The home of Carlos Arthur Nuzman, president of the Brazilian Olympic Committee (COB), has been raided by the country’s federal police as part of an investigation into suspicions of vote-buying in the build-up to the award of the hosting rights for the 2016 summer Olympic Games to Rio de Janeiro.
Nuzman (pictured) spearheaded Rio’s successful bid for the Olympics, with the Brazilian city overcoming Chicago, Madrid and Tokyo in the campaign. Police confirmed today (Tuesday) that two arrest warrants had also been issued as part of the probe that was launched nine months ago in cooperation with French authorities, according to the Reuters news agency.
In March, French newspaper Le Monde said that prosecutors in the country had “concrete pieces of information” seriously questioning the bidding process for the 2016 Games. It added that, three days before the election of the host city, a company linked to Brazilian businessman Arthur Cesar de Menezes Soares Filho paid $1.5m (€1.4m) to the son of Lamine Diack, then president of the International Association of Athletics Federations (IAAF) and a member of the International Olympic Committee (IOC).
A preliminary investigation had been opened in France in December 2015 and it was reported in March 2016 that its remit had been extended beyond corruption in world athletics to include the bidding and voting processes that led to Rio de Janeiro and Tokyo being awarded hosting rights to the 2016 and 2020 Olympic Games.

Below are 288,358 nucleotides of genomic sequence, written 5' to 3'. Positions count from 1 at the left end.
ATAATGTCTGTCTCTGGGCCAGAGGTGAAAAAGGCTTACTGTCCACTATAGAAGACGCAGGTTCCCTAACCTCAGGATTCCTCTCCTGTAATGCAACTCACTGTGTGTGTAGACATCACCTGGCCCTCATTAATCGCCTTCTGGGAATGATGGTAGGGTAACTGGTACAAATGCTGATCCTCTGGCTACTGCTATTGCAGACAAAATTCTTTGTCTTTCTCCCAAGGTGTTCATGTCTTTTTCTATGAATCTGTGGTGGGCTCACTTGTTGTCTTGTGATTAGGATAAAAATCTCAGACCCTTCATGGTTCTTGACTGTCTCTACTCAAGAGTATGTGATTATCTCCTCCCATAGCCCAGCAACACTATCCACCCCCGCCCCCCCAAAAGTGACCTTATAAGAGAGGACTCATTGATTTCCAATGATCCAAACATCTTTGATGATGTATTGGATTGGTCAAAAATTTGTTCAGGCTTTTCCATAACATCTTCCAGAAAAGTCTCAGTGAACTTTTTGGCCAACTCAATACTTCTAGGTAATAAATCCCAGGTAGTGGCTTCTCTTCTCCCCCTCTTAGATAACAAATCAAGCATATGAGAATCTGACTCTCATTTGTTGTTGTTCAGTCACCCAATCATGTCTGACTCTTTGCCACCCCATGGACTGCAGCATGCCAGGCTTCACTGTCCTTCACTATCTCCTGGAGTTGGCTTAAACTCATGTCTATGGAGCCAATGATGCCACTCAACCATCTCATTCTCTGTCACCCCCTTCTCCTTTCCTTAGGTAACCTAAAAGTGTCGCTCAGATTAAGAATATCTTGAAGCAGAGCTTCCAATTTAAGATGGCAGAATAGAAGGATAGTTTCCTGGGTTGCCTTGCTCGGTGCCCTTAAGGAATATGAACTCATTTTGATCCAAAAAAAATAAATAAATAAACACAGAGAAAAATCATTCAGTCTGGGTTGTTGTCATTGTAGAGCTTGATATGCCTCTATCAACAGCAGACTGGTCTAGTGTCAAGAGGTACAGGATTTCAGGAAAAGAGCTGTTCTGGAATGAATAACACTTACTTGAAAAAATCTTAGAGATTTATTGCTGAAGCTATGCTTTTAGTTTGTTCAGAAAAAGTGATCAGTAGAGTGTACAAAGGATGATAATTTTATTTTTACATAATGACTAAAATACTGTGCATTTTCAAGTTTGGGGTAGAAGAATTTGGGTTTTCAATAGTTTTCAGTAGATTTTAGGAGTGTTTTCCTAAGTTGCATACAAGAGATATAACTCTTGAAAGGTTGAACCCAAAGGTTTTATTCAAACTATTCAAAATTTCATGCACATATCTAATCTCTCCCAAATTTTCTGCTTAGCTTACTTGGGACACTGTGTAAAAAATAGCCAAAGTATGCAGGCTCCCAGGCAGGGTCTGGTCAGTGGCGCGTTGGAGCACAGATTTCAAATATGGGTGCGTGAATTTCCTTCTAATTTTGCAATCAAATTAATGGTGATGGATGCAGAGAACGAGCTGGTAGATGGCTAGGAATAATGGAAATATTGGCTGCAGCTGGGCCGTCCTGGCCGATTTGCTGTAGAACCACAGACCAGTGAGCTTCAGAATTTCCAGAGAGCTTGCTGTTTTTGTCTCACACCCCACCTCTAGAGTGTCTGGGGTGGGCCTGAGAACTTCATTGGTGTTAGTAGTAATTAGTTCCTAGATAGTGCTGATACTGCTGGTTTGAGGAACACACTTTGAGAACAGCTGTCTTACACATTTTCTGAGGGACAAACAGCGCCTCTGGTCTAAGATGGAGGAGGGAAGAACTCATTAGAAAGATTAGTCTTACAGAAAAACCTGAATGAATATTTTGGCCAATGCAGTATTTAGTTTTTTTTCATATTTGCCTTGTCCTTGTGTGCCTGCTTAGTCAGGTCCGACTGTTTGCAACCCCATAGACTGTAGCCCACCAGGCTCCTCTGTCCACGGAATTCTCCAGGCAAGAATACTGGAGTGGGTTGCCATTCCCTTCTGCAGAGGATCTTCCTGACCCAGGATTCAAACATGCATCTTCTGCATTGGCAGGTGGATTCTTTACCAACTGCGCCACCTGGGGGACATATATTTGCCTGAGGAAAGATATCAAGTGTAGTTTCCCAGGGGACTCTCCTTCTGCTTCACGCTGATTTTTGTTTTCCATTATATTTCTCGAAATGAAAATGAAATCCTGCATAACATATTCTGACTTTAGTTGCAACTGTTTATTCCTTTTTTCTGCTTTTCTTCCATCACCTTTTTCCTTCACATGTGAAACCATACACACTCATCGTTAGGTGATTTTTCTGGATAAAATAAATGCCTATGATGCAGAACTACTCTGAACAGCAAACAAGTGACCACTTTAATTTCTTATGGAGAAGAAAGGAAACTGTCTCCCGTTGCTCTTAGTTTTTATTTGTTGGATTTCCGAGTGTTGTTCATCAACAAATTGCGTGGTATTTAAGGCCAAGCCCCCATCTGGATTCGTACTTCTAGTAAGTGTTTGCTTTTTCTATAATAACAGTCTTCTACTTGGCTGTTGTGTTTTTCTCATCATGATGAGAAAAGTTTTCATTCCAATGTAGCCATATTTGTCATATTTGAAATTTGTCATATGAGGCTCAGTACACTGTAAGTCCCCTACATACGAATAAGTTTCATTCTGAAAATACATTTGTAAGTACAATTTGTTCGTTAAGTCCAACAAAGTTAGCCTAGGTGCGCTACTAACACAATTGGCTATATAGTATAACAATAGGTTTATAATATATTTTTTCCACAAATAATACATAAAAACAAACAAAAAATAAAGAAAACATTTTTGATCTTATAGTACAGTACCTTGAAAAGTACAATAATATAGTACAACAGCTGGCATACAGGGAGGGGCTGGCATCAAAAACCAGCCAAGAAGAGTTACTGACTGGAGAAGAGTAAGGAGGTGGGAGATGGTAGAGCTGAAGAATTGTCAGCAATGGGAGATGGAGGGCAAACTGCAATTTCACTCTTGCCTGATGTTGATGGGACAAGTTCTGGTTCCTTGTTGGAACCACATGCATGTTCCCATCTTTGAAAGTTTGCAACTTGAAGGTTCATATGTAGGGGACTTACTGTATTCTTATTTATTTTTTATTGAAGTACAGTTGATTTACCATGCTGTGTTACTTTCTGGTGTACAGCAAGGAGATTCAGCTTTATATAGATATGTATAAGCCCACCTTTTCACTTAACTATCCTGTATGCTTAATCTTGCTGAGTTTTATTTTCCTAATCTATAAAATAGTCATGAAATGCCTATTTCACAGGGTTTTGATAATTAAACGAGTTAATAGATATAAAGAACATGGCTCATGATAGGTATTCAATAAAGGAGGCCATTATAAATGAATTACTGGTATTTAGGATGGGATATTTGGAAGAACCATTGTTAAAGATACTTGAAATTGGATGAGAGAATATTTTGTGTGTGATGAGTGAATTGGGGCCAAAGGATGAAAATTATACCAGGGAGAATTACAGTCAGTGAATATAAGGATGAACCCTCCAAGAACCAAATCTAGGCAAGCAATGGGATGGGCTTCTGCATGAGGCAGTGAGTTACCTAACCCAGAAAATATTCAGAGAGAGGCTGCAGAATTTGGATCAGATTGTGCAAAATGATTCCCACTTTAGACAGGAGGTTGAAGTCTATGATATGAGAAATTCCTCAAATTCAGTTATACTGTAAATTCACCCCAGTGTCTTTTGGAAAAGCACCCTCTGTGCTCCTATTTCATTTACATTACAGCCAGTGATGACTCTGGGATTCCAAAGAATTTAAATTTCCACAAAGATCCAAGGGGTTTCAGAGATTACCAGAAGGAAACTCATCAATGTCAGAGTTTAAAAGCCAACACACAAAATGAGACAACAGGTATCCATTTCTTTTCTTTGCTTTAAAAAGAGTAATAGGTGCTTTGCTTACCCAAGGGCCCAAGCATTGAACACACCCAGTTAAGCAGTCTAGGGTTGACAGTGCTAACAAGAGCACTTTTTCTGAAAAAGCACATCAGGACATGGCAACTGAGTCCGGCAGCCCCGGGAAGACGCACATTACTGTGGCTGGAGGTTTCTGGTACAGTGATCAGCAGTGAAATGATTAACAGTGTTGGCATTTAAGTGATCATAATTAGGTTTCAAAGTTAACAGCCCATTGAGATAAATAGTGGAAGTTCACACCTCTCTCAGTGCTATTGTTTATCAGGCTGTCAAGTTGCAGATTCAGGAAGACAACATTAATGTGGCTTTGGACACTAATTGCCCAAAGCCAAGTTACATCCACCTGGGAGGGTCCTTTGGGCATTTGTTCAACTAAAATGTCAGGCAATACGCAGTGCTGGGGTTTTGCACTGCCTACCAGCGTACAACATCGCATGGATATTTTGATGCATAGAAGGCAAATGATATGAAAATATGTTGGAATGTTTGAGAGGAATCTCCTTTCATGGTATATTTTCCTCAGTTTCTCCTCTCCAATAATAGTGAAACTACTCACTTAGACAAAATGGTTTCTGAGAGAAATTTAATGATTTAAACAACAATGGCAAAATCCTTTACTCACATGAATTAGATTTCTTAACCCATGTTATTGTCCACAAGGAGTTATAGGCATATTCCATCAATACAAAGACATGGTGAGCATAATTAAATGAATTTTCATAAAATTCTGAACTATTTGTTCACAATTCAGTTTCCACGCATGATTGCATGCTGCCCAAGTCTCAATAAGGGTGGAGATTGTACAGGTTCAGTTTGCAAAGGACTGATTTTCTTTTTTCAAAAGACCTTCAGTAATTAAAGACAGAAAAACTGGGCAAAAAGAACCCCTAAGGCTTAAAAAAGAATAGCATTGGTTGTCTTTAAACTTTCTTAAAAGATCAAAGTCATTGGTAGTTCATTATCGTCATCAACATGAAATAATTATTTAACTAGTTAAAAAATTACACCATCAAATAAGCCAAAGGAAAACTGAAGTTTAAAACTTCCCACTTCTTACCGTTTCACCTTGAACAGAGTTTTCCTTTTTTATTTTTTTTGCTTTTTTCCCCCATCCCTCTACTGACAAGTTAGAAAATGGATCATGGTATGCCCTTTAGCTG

The investigation into wrongdoing at the IAAF has led to multiple arrests including that of Lamine Diack and an international warrant issued for his son, the organisation’s former marketing consultant Papa Massata Diack, who has been banned for life by the IAAF.
France’s financial prosecutor said today that Papa Massata Diack had been at the centre of a corruption racket, Reuters added.
“There are several consistent indications that payments have been made in return for the votes of IAAF and International Olympic Committee members over the designation of host cities for the biggest global sporting events," the prosecutor said.